5. Ferrari Pinin

    Revealed at the 1980 Turin Motor Show to mark Pininfarina’s 50th anniversary, the Pinin (named for Sergio Pininfarina’s father, Battista ‘Pinin’ Farina) was the first-ever four-door Ferrari. And it remains the ONLY four-door Ferrari, save for the special 456s built for the Sultan of Brunei, and until we see the finished Purosangue SUV.

    Enzo was apparently keen to put the Pinin into production, at least initially, but never gave it the green-light.

    Originally it was just a shell, but the Pinin has since been turned into a running vehicle with the flat-12 from a Ferrari 512BB.

    Image: RM Auctions

  6. Bugatti EB112

    Bugatti was a different company in the early Nineties. It was owned not by the VW Group, but by Italian entrepreneur Romano Artioli, and its cars were built in Italy, not France.

    The EB112 would have been Old Bugatti’s second model after the EB110. Revealed at the Geneva Motor Show in 1993, it had a nat-asp 6.0-litre V12, six-speed manual gearbox and all-wheel drive. Production was slated for 1996, but Old Bugatti went bust in 1995 while development of the Giugiaro-designed four-door was still underway.

    It’s thought two or three cars survive, thanks to a Monegasque businessman who bought the part-finished remains when Old Bugatti folded. One was sold at Retromobile in 2016, and it’s believed the other one lives in Russia.

    The concept was updated in the late Nineties, with Bugatti showing a two-door GT called the EB118 and another four-door called the EB218. Both used a W18 engine. 

  7. Ford Interceptor

    Nothing too complicated about the Interceptor. And that’s why we like it. Just a big, rear-wheel drive full-size sedan from the good ol’ US of A. Hardly in the same league as many of the other uber-saloons in this gallery, but it looks superb, so we’re giving it a pass.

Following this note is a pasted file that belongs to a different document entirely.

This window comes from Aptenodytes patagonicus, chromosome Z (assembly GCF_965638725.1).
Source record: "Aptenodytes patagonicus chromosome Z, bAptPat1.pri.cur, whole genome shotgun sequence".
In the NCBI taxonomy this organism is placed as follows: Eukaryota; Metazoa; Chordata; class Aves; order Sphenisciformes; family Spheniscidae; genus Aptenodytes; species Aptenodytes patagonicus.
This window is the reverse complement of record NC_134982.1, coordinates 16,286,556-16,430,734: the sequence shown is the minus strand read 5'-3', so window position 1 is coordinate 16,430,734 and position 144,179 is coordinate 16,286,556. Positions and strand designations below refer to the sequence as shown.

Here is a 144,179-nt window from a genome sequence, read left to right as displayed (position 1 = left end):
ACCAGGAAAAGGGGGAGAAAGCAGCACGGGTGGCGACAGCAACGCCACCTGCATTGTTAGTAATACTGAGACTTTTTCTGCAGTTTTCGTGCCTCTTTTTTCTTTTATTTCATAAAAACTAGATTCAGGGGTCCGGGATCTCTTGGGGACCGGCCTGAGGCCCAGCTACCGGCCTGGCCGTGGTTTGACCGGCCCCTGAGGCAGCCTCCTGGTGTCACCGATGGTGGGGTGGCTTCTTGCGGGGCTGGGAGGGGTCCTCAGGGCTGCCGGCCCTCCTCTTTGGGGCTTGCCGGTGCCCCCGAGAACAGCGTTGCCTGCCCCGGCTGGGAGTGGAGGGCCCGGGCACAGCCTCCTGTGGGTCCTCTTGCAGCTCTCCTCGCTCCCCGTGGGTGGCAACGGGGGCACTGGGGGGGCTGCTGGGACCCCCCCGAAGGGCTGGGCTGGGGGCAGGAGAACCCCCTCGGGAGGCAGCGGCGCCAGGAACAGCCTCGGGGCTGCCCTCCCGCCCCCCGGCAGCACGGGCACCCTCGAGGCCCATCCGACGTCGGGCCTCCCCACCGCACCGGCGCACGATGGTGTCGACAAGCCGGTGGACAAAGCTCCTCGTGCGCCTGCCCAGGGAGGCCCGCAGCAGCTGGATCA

Based on a lengthened Mustang chassis, the Interceptor had a 5.0-litre V8 running on ethanol, with 400bhp and a claimed top speed of around 170mph. Never made production of course – Ford wasn’t in the best shape back in 2006.

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  8. Lotus Eterne

    Dany Bahar joined Lotus from Ferrari in 2009, and within a year announced FIVE new models he wanted to put into production by 2015.

    The Eterne – a four-door Porsche Panamera rival – was one of those concepts. Set to be based on the same platform as one of the other concepts, the Elite 2+2 folding hard-top, it was to have a 5.0-litre supercharged V8 and KERS hybrid system. Production was planned for 2015, with prices starting at around £120,000.

    Bahar was dismissed in 2012, and all five new cars were cancelled.

  9. Jaguar B99 by Bertone

    The Jaguar B99 had very little to do with Jaguar. It was designed and built by Bertone – B for Bertone, 99 for 99 years since the firm was established – as a possible replacement for the X-Type. A BMW 3 Series rival that eschewed Ian Callum’s new design direction (see the XJ, first-gen XF) in favour of something a bit more retro. Looks ace, no?

    Jaguar chose not to accept Bertone’s help, and a few years later we got the Jaguar XE instead.